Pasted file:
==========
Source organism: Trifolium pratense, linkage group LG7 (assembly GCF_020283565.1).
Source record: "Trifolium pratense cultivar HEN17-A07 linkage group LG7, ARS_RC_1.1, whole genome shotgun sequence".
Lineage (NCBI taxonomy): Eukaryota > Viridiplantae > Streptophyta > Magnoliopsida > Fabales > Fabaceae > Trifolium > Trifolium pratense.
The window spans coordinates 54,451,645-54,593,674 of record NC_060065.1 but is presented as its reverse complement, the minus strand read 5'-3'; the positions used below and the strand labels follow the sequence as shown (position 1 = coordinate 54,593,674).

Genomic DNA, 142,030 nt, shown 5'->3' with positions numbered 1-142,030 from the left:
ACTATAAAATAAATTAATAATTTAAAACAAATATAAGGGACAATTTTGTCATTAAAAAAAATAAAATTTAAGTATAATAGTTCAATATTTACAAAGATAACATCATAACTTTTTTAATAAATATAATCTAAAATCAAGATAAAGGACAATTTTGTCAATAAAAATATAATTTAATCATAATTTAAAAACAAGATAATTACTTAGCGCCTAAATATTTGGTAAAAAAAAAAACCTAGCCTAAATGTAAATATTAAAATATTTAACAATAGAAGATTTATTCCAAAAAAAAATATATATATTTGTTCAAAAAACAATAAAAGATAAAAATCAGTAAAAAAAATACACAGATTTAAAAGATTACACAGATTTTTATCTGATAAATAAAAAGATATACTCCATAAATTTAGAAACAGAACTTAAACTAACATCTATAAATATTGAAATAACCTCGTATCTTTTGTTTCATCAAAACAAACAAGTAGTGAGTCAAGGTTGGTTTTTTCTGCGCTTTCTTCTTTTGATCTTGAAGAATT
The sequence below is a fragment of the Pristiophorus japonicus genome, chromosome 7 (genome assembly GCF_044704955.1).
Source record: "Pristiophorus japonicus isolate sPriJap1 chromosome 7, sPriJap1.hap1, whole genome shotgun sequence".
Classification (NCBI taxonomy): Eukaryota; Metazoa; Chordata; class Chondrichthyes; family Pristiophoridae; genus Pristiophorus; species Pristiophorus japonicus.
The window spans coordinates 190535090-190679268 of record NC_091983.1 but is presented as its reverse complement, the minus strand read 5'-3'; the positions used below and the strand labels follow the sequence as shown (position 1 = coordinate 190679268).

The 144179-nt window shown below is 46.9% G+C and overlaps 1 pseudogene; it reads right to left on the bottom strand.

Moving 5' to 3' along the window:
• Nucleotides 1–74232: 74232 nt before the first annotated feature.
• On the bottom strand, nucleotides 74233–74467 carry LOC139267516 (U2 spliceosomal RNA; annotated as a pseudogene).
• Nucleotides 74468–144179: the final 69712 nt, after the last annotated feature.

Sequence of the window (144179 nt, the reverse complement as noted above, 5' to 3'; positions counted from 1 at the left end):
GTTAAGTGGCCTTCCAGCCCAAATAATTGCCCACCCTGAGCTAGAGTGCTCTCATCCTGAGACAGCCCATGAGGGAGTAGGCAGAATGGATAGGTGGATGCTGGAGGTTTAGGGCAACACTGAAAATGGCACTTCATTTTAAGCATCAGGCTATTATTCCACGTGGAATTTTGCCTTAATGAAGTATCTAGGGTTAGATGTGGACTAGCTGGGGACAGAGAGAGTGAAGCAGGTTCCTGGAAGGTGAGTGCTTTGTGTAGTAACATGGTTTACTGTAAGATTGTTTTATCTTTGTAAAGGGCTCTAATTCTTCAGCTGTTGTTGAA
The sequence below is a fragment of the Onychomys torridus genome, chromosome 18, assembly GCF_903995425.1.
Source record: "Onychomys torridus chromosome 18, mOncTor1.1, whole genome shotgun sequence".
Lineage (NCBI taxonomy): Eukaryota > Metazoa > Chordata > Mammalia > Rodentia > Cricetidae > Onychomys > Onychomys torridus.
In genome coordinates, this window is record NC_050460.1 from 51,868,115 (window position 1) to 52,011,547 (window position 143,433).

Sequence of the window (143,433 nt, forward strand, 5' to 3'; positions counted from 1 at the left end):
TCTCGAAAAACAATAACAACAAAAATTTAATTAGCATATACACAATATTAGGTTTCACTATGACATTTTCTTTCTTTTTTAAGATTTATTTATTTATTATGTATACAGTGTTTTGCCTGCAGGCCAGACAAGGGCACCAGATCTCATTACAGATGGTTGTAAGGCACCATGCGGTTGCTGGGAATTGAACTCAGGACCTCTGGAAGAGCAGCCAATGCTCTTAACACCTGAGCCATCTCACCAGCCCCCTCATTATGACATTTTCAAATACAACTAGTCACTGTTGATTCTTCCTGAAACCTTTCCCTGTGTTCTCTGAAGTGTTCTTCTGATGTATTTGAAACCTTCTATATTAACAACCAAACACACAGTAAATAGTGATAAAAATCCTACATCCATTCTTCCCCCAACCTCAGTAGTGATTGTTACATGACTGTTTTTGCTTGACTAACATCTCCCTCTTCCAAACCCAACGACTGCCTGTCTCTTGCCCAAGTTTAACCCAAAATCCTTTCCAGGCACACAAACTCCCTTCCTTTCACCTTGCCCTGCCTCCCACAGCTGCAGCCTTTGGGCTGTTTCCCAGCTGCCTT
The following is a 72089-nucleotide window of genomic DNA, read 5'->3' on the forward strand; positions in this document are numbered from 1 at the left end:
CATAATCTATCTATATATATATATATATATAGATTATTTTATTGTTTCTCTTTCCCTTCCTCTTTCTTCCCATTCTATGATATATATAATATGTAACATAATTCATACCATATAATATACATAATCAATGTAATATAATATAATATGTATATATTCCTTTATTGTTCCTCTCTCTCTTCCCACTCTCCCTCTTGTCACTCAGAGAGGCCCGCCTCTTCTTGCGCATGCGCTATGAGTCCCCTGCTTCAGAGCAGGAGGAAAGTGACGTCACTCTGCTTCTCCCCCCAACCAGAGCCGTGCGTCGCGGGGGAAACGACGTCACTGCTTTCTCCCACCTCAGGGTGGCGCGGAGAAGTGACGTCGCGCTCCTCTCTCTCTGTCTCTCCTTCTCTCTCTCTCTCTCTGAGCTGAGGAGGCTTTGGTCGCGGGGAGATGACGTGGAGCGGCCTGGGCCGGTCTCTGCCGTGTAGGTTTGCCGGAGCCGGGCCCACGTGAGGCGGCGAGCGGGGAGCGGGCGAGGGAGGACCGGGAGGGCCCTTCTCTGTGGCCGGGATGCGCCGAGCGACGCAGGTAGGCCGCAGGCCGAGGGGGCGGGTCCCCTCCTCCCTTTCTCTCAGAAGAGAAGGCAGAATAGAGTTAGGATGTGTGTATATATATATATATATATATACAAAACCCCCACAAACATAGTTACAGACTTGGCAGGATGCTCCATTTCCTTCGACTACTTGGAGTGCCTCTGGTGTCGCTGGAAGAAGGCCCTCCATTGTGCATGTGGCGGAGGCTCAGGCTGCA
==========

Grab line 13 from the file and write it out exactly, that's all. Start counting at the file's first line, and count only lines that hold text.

• Nucleotides 1–74232: 74232 nt before the first annotated feature.